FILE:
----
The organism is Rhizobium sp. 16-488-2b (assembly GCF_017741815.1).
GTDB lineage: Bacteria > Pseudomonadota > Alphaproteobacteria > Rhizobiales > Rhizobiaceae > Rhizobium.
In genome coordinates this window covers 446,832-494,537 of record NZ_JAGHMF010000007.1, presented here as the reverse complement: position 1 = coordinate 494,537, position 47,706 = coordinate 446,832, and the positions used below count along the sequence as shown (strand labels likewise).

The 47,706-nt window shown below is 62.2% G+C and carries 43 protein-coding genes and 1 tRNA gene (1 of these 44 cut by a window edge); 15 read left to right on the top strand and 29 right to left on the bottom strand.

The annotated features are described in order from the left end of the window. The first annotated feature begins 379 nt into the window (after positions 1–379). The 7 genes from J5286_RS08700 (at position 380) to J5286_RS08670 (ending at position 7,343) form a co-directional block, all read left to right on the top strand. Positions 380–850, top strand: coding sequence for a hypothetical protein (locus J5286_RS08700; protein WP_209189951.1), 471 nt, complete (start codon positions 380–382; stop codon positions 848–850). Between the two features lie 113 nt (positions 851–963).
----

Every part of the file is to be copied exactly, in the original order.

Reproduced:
The organism is Rhizobium sp. 16-488-2b (assembly GCF_017741815.1).
GTDB lineage: Bacteria > Pseudomonadota > Alphaproteobacteria > Rhizobiales > Rhizobiaceae > Rhizobium.
In genome coordinates this window covers 446,832-494,537 of record NZ_JAGHMF010000007.1, presented here as the reverse complement: position 1 = coordinate 494,537, position 47,706 = coordinate 446,832, and the positions used below count along the sequence as shown (strand labels likewise).

The 47,706-nt window shown below is 62.2% G+C and carries 43 protein-coding genes and 1 tRNA gene (1 of these 44 cut by a window edge); 15 read left to right on the top strand and 29 right to left on the bottom strand.

The annotated features are described in order from the left end of the window. The first annotated feature begins 379 nt into the window (after positions 1–379). The 7 genes from J5286_RS08700 (at position 380) to J5286_RS08670 (ending at position 7,343) form a co-directional block, all read left to right on the top strand. Positions 380–850, top strand: coding sequence for a hypothetical protein (locus J5286_RS08700; protein WP_209189951.1), 471 nt, complete (start codon positions 380–382; stop codon positions 848–850). Between the two features lie 113 nt (positions 851–963).